Google Drive is a great way for students to receive items for eLearning. I've posted extensively on the advantages on iOS devices and some for our Windows users. Overall, the response by teachers has been great as many feel that it has provided them with an outlet that meets all students' needs as not all students have Internet access. Students need to be able to access their content offline.

In a previous post, I shared how PC users can go straight to their teacher's Google Drive folder shared with them, select to download and all items come in one .zip file to export to their hard drive. This worked well for teachers as they didn't have to worry about students missing a download for an eLearning day. This is an easy mistake to make; especially if the teacher has many items to download.

(If you are interested in this process, make sure that you have shared a folder with students and with the contents inside it for downloading.) 

Google Drive Sync will make the process even easier as students can have all items instantly synced to their laptop for offline use. There are a couple steps to conquer first:

1. Students need to download Google Drive Sync to their computer. (This only need to happen one time.)    
2. Students need to go to Google Drive online and select the "incoming" tab. Any folders needed for offline use should be selected as "Add to My Drive".
On a final note, students do have the ability to delete a folder in their Drive sync. It does not affect the teacher's folder/files. In order for you to get the items back into the student's Drive, you will have to deselect the student from the shared folder and share it again. Then the student will need to choose "Add to My Drive" again for it to appear in his/her Drive sync. Let's just hope a student doesn't accidentally delete your folder.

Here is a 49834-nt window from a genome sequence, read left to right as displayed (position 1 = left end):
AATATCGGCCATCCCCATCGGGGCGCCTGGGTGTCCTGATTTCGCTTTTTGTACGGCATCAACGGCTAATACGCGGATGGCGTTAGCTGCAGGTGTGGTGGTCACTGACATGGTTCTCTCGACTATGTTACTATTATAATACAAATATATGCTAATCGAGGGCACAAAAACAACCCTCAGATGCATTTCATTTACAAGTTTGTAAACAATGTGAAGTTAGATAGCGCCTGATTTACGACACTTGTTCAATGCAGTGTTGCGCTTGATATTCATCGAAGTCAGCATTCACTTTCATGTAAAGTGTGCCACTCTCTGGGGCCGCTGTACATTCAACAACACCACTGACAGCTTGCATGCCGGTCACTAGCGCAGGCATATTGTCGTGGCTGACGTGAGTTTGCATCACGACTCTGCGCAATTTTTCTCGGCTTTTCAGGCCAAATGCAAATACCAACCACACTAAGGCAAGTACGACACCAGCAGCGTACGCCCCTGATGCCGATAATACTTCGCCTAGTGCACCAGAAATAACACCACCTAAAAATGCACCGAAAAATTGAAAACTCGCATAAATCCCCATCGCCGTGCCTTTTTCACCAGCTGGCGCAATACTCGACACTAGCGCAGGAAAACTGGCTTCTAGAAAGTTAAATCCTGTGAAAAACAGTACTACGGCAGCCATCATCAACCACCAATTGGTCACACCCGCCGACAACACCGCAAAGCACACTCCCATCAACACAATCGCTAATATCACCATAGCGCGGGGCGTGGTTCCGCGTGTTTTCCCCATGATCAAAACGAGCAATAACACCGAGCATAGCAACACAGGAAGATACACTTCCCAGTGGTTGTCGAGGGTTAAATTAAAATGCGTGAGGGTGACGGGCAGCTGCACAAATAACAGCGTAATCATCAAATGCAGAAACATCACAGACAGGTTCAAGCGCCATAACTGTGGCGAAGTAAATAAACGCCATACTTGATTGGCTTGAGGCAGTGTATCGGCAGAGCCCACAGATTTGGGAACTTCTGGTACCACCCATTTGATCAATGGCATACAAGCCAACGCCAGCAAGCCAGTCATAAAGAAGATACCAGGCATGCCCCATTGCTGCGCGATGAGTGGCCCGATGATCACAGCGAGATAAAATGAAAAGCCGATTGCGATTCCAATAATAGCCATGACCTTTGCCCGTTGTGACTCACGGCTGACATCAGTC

Wednesday, February 18, 2015

Word Clouds by ABCYa.com




Mrs. Kuehnert, a Kindergarten teacher at Wayne Center Elementary, approached me this morning and mentioned that she was having her students type words in Notes on their iPad, taking a screenshot and importing it into Chatterpix Kids for the kids to read aloud. She was looking for a better alternative for students to type for their word study during her literacy block. 

Word Clouds by ABCya.com will provide a good outlet for her students as it is simple to use, more visually attractive than notes and the product can be easily imported into another app as it saves as an image on the camera roll. App smashing makes Word Clouds more applicable for a wide range of grade levels as the students can use the product in a presentation or video slide. 

The guide above gives a brief overview of how to use the app and some other cool apps the students and teachers can smash with it.

Here is a PDF version of the document.

Update: I forgot that Word Clouds cuts out high frequency words. This app will not work well for kindergarten as the focus is on those words. It may work well for parts of speech such as nouns, verbs, and adjectives.

www.freetech4teachers.com - Photos for Class Widget for Blogger


I've completed quite a few tutorials for Blogger as my elementary teachers are utilizing it for their classroom websites. It provides a quick and convenient manner by which teachers can communicate to the community.

I don't want to steal any of Mr. Byrne's thunder as he posted very clearly How to Add a Creative Commons Image Search Tool to Your Blog. It just provides another great resource that teachers can add to their class blog/website that would be of great use to students and parents as the images are not only legal to use but provide the proper citation. I just wanted it in my collection of Blogger tools. :)

Make sure you check it out!


Tuesday, February 17, 2015

Chatterpix for Assessment

First Grade Viewing Shape Attribute Videos in Google Drive


Today, I worked with first grade at Rome City. I introduced Chatterpix to them for another way to produce video. We have been hitting Shadow Puppet so hard in the last few months, that I decided it was time to change it up a bit. Chatterpix provides a unique experience for students as they make images come to life.